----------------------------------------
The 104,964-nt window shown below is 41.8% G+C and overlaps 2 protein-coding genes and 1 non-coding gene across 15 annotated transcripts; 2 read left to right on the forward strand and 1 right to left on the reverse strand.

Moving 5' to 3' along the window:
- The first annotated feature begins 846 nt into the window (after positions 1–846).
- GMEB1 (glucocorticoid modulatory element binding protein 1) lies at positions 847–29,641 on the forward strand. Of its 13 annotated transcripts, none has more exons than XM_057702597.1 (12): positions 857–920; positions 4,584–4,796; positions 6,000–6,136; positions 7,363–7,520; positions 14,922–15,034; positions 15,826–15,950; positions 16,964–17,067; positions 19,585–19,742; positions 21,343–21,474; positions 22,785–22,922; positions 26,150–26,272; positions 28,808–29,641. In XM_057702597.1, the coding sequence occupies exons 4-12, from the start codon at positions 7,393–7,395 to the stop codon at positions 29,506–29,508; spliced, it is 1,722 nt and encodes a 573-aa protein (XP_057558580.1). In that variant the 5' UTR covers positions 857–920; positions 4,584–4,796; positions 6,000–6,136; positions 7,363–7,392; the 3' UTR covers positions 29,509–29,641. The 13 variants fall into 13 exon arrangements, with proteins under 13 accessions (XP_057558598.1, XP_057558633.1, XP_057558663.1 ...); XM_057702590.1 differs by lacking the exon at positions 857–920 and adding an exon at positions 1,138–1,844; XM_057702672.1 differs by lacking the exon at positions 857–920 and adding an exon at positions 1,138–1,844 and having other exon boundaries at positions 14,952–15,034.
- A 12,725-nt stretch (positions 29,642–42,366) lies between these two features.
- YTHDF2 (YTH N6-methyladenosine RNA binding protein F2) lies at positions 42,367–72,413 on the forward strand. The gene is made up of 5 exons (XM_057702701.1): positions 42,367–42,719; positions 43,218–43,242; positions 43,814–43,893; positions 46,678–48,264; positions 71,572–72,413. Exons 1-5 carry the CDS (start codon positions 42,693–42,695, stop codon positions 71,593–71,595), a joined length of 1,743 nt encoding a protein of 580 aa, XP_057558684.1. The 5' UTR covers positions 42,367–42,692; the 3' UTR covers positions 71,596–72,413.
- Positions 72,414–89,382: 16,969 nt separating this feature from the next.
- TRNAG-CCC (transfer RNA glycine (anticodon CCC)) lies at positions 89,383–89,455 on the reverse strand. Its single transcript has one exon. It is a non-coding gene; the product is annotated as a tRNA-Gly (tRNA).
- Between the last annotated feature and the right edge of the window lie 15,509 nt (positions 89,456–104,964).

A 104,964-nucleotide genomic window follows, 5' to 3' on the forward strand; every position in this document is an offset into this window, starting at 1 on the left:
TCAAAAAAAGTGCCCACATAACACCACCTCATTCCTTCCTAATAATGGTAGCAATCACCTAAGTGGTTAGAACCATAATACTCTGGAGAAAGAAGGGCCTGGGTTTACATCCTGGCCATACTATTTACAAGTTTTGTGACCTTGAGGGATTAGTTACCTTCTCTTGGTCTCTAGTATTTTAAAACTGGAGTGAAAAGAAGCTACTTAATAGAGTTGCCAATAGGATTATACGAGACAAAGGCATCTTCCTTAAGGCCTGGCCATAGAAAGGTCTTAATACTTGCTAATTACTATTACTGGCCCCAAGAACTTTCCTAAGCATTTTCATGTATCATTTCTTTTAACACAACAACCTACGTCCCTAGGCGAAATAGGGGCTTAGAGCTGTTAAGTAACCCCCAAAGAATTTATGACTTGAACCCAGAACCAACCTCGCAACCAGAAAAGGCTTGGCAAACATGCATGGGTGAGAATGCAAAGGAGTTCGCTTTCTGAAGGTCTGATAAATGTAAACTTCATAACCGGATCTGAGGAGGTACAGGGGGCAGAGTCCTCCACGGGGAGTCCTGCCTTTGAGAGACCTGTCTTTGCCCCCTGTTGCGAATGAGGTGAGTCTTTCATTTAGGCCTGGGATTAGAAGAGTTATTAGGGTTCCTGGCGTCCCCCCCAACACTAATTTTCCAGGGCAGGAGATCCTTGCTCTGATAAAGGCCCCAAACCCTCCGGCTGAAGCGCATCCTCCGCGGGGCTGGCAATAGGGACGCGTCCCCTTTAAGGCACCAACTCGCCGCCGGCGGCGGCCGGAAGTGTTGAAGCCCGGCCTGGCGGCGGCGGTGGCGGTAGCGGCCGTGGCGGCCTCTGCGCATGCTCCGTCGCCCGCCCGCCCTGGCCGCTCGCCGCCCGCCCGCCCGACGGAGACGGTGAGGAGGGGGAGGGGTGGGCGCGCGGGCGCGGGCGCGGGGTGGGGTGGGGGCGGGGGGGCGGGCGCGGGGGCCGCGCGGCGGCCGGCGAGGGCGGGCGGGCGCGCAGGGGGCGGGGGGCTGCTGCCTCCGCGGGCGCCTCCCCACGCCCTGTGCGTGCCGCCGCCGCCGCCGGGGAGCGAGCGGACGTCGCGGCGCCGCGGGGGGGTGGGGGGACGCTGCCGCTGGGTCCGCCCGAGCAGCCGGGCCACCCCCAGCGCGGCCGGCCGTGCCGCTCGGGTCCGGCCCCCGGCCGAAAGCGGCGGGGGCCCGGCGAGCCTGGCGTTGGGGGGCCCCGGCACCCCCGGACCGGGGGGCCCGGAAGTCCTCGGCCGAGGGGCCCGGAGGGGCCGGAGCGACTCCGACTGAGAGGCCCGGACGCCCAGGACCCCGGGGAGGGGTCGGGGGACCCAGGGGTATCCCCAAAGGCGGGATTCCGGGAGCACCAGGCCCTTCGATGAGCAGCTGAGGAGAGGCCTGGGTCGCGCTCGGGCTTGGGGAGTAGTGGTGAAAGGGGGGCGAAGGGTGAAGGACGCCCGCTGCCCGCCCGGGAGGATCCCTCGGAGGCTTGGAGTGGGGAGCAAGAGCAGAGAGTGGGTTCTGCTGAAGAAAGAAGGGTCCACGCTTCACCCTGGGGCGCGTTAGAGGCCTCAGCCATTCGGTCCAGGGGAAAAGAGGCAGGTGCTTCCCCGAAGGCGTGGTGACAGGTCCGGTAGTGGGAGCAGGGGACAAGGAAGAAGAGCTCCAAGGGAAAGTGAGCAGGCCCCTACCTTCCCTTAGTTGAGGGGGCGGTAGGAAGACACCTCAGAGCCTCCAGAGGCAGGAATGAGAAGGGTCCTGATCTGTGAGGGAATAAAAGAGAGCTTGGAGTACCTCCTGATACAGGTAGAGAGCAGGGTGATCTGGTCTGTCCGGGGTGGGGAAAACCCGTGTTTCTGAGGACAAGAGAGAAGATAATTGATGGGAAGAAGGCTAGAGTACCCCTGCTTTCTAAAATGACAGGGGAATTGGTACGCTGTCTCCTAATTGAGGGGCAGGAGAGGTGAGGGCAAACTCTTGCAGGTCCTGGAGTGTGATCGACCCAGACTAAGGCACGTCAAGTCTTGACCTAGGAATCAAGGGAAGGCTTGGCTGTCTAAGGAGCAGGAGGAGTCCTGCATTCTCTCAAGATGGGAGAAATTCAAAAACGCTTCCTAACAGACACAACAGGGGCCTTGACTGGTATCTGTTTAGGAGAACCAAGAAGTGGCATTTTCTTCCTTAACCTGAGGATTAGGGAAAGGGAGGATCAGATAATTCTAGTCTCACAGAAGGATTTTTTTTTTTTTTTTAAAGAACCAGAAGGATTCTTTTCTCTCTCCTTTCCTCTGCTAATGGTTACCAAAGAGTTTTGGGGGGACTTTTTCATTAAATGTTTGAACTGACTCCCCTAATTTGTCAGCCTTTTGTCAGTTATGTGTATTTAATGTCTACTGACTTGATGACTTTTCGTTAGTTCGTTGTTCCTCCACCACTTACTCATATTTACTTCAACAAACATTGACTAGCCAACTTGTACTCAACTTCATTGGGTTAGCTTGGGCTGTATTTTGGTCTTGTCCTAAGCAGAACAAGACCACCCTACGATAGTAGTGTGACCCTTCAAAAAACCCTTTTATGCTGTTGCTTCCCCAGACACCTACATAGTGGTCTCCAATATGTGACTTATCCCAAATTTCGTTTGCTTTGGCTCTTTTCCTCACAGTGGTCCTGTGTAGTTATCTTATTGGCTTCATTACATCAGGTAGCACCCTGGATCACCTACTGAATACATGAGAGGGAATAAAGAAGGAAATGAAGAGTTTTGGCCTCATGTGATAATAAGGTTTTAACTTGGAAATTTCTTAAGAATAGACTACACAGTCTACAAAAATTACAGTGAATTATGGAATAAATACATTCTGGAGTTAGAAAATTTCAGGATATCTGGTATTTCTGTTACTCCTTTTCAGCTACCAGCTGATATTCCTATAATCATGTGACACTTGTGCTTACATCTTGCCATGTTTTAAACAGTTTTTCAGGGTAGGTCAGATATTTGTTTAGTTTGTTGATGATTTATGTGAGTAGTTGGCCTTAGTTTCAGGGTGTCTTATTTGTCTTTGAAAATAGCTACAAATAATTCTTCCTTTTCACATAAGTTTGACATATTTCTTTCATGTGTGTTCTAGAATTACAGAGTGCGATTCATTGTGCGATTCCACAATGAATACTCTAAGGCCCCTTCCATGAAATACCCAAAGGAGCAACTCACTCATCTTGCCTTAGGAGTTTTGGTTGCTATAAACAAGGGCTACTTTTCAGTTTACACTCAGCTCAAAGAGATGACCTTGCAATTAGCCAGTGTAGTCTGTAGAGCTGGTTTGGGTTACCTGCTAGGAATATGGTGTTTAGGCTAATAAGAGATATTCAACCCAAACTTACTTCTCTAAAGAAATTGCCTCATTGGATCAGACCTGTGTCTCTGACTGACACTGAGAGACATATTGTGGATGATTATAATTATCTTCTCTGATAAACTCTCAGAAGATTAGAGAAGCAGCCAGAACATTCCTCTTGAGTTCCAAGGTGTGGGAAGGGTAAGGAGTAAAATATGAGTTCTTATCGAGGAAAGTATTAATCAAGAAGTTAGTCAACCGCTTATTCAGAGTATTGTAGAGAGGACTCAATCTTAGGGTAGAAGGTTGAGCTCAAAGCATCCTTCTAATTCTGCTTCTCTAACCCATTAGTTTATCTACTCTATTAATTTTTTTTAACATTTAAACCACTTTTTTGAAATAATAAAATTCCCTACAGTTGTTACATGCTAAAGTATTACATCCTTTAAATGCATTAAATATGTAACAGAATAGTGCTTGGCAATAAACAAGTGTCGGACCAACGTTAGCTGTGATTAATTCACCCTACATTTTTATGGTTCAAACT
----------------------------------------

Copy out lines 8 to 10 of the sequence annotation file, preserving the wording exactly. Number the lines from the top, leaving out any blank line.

- TRNAG-CCC (transfer RNA glycine (anticodon CCC)) lies at positions 89,383–89,455 on the reverse strand. Its single transcript has one exon. It is a non-coding gene; the product is annotated as a tRNA-Gly (tRNA).
- Between the last annotated feature and the right edge of the window lie 15,509 nt (positions 89,456–104,964).

A 104,964-nucleotide genomic window follows, 5' to 3' on the forward strand; every position in this document is an offset into this window, starting at 1 on the left: